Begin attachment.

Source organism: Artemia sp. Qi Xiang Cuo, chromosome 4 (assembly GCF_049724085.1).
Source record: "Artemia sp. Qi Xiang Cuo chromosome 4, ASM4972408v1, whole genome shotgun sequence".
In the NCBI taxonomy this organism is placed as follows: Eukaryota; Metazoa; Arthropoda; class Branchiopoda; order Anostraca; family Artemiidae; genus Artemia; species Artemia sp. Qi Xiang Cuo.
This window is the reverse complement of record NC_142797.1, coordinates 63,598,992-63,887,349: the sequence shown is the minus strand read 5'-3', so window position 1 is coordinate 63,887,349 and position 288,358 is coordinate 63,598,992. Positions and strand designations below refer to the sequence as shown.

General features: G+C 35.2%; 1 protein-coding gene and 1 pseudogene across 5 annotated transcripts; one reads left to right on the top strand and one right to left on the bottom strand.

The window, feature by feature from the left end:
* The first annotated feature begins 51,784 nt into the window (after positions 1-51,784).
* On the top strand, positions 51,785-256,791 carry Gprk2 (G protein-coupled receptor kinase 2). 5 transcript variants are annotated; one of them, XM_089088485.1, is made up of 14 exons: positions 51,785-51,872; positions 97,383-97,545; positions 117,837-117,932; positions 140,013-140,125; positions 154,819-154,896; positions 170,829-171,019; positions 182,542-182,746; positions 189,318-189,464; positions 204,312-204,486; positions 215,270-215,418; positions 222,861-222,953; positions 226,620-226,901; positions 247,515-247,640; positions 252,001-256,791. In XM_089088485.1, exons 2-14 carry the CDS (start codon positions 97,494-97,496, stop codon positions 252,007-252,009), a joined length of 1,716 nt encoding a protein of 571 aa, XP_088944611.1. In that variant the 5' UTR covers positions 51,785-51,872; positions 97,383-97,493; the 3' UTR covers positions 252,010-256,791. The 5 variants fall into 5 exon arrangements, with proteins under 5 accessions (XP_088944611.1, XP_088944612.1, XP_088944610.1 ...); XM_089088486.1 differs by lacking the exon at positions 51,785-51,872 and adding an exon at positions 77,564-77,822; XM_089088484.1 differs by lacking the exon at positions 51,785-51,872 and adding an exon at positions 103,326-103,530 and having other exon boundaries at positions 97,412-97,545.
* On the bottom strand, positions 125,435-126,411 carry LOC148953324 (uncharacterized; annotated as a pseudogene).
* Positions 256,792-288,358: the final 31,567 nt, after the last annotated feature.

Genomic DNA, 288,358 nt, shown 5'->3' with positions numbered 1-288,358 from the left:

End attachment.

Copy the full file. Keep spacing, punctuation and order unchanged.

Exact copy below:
Source organism: Artemia sp. Qi Xiang Cuo, chromosome 4 (assembly GCF_049724085.1).
Source record: "Artemia sp. Qi Xiang Cuo chromosome 4, ASM4972408v1, whole genome shotgun sequence".
In the NCBI taxonomy this organism is placed as follows: Eukaryota; Metazoa; Arthropoda; class Branchiopoda; order Anostraca; family Artemiidae; genus Artemia; species Artemia sp. Qi Xiang Cuo.
This window is the reverse complement of record NC_142797.1, coordinates 63,598,992-63,887,349: the sequence shown is the minus strand read 5'-3', so window position 1 is coordinate 63,887,349 and position 288,358 is coordinate 63,598,992. Positions and strand designations below refer to the sequence as shown.

General features: G+C 35.2%; 1 protein-coding gene and 1 pseudogene across 5 annotated transcripts; one reads left to right on the top strand and one right to left on the bottom strand.

The window, feature by feature from the left end:
* The first annotated feature begins 51,784 nt into the window (after positions 1-51,784).
* On the top strand, positions 51,785-256,791 carry Gprk2 (G protein-coupled receptor kinase 2). 5 transcript variants are annotated; one of them, XM_089088485.1, is made up of 14 exons: positions 51,785-51,872; positions 97,383-97,545; positions 117,837-117,932; positions 140,013-140,125; positions 154,819-154,896; positions 170,829-171,019; positions 182,542-182,746; positions 189,318-189,464; positions 204,312-204,486; positions 215,270-215,418; positions 222,861-222,953; positions 226,620-226,901; positions 247,515-247,640; positions 252,001-256,791. In XM_089088485.1, exons 2-14 carry the CDS (start codon positions 97,494-97,496, stop codon positions 252,007-252,009), a joined length of 1,716 nt encoding a protein of 571 aa, XP_088944611.1. In that variant the 5' UTR covers positions 51,785-51,872; positions 97,383-97,493; the 3' UTR covers positions 252,010-256,791. The 5 variants fall into 5 exon arrangements, with proteins under 5 accessions (XP_088944611.1, XP_088944612.1, XP_088944610.1 ...); XM_089088486.1 differs by lacking the exon at positions 51,785-51,872 and adding an exon at positions 77,564-77,822; XM_089088484.1 differs by lacking the exon at positions 51,785-51,872 and adding an exon at positions 103,326-103,530 and having other exon boundaries at positions 97,412-97,545.
* On the bottom strand, positions 125,435-126,411 carry LOC148953324 (uncharacterized; annotated as a pseudogene).
* Positions 256,792-288,358: the final 31,567 nt, after the last annotated feature.

Genomic DNA, 288,358 nt, shown 5'->3' with positions numbered 1-288,358 from the left: